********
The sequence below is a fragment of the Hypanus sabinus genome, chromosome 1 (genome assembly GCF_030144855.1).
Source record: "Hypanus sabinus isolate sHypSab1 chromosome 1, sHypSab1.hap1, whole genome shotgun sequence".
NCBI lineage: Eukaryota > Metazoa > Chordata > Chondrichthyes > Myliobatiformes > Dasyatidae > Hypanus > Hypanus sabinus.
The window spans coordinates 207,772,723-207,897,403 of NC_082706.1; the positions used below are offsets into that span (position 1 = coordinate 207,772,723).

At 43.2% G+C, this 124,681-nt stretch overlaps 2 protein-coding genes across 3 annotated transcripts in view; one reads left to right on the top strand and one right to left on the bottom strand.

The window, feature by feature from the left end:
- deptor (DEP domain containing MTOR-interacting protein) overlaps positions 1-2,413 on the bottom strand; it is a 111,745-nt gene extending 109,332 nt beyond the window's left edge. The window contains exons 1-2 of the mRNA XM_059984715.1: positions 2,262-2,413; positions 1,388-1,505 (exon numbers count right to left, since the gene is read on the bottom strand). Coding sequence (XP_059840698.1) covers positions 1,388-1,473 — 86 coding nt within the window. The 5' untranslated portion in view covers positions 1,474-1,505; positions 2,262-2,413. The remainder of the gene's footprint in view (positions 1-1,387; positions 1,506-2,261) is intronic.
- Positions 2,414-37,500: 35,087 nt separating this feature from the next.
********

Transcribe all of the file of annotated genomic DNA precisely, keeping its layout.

The sequence below is a fragment of the Hypanus sabinus genome, chromosome 1 (genome assembly GCF_030144855.1).
Source record: "Hypanus sabinus isolate sHypSab1 chromosome 1, sHypSab1.hap1, whole genome shotgun sequence".
NCBI lineage: Eukaryota > Metazoa > Chordata > Chondrichthyes > Myliobatiformes > Dasyatidae > Hypanus > Hypanus sabinus.
The window spans coordinates 207,772,723-207,897,403 of NC_082706.1; the positions used below are offsets into that span (position 1 = coordinate 207,772,723).

At 43.2% G+C, this 124,681-nt stretch overlaps 2 protein-coding genes across 3 annotated transcripts in view; one reads left to right on the top strand and one right to left on the bottom strand.

The window, feature by feature from the left end:
- deptor (DEP domain containing MTOR-interacting protein) overlaps positions 1-2,413 on the bottom strand; it is a 111,745-nt gene extending 109,332 nt beyond the window's left edge. The window contains exons 1-2 of the mRNA XM_059984715.1: positions 2,262-2,413; positions 1,388-1,505 (exon numbers count right to left, since the gene is read on the bottom strand). Coding sequence (XP_059840698.1) covers positions 1,388-1,473 — 86 coding nt within the window. The 5' untranslated portion in view covers positions 1,474-1,505; positions 2,262-2,413. The remainder of the gene's footprint in view (positions 1-1,387; positions 1,506-2,261) is intronic.
- Positions 2,414-37,500: 35,087 nt separating this feature from the next.